(Pictured Above: Charlotte School of Law’s Victoria Owens (left) and Z’a Williams)
City native Vondell Davis believes in planning ahead.
Since she was 16, Davis, the oldest of five children, has been working towards her goal of becoming a corporate attorney. Last week, the Winston-Salem State University senior continued on her quest at Carolina’s Vineyards & Hops, where she was able to network and compare notes with other law and pre-law students from across North and South Carolina.
“I just do everything that I can so I can see what I’m getting into if I do enroll at Wake Forest,” said Davis, who is hoping to be accepted to the university’s JMBA program, which includes a law degree and an MBA. “It’s not about where you’re going – it’s about who you meet during that time.”
Davis, 23, was one of nearly 100 up and coming African American law and pre-law students from across the region who convened at Wake Forest on Oct. 25 and 26 for the National Black Law Students Association’s Academic Retreat for Sub-Region III. The event – which included networking sessions, panel discussions and workshops on everything from dressing for success to academic excellence – was presented by the Southern Region of BLSA, which encompasses nine states, 46 law schools and nearly 2,000 students. Ruth Tisdale, a third-year law student at WFU and chair of the Southern Region, said the retreat offered an opportunity for students from across the sub-region to learn, network and have a little fun along the way.
“I really hope that they gain a sense of academic excellence. I hope that they take back to their schools a sense of ‘I need to study a little more, I need to do a little bit more,’ but also a sense of pride in being a black law student,” said the Howard University alumna. “…I just hope that this is a way for black law students and pre-law students to see how important it is for you to excel in the classroom so you can give back to your community.”
African American law students face added pressures, often feeling they have to prove themselves in the profession. That pressure is offset by the high esteem that the black community holds them in, Tisdale said.
[pullquote]“When you go into different states and different communities and say, ‘I’m a black law student…’ you see the pride that they have,” “That really does a lot for you. It helps you get through your coursework because you have people who are supporting you – you have a community that’s rooting for you to succeed.”[/pullquote]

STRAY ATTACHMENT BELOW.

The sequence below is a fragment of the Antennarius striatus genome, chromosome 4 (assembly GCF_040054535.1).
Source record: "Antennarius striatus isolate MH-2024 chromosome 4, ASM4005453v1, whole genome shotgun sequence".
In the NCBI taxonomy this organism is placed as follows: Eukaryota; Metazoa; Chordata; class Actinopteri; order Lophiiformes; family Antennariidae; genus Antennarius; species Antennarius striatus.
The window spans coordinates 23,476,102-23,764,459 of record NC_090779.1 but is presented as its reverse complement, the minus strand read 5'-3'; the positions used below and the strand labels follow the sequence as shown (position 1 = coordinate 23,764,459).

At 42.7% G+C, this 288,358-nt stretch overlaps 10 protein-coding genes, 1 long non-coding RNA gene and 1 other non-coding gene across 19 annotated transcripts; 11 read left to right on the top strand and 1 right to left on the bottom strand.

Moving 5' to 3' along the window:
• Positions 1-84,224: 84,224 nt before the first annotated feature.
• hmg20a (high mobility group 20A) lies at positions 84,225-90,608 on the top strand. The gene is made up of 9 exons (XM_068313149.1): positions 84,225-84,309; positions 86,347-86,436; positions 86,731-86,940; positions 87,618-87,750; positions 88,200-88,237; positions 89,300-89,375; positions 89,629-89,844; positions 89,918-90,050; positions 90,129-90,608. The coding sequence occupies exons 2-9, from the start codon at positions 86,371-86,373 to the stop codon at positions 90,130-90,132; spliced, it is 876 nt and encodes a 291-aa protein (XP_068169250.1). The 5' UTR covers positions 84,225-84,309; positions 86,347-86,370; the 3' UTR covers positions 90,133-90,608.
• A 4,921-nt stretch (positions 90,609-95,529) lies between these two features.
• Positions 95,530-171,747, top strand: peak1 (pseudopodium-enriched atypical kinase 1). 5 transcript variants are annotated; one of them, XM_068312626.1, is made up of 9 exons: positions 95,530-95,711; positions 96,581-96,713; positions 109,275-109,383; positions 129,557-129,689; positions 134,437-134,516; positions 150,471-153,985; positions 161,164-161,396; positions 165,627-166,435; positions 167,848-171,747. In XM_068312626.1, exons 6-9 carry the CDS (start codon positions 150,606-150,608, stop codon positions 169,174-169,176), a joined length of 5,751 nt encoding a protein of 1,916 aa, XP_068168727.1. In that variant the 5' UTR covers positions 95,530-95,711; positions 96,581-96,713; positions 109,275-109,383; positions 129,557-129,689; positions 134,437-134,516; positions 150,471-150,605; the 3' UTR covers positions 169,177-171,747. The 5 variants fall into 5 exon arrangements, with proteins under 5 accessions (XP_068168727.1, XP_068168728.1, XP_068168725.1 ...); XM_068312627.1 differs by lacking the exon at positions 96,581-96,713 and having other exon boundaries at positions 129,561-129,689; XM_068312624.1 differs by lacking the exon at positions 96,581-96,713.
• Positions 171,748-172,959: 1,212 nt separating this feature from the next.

In a world where black attorneys are the exception, not the rule, BLSA offers an added layer of support and encouragement for minority students, said Denise Acron, a third-year student and president of the WFU BLSA chapter. The retreat was a prime opportunity to raise awareness about the chapter, which she says is home to a diverse membership, and network of support it offers, added Acron, an aspiring district attorney.
“It’s our push to open our doors and let people know that we’re here,” the Columbia University alumna said of the group. “…We don’t cut ourselves off from the larger community, but just knowing that we are a smaller minority in the school, we are there for one another. We’re a very close knit community.”
Davis said the chapter’s strong presence on campus is one of the reasons Wake Forest is her top law school choice.
“When I researched it online, it made me fall in love,” she said of the organization. “I never knew that these things were out here. Not only are they selling themselves, but it’s something that will benefit you (as a law student) in the future.”
Victoria Owens and Z’a Williams said the BLSA chapter at Charlotte School of Law has had a positive impact on their law school careers. Last week’s retreat offered a welcome break from the hectic pace of their final two semesters as law students, said Williams, who serves as vice president of the chapter, which was home to 111 members last year.
“Since we’re both 3L’s (third year students), this is our last year coming to events like this,” said the Valdosta, Ga. native, who plans to specialize in family law. “It’s a good way to stay motivated. Every time I go to a networking event like this, I always walk away with something new that I never knew before.”
Owens, an alumna of the University of Illinois and the Charlotte Law Chapter president, said the Welcome Reception was fraught with the kind of camaraderie and warmth that she and Williams have come to expect from BLSA.
“Everyone’s been very welcoming, but we wouldn’t expect anything different,” said the Oak Park, Illinois native. “That’s usually what we get with BLSA.”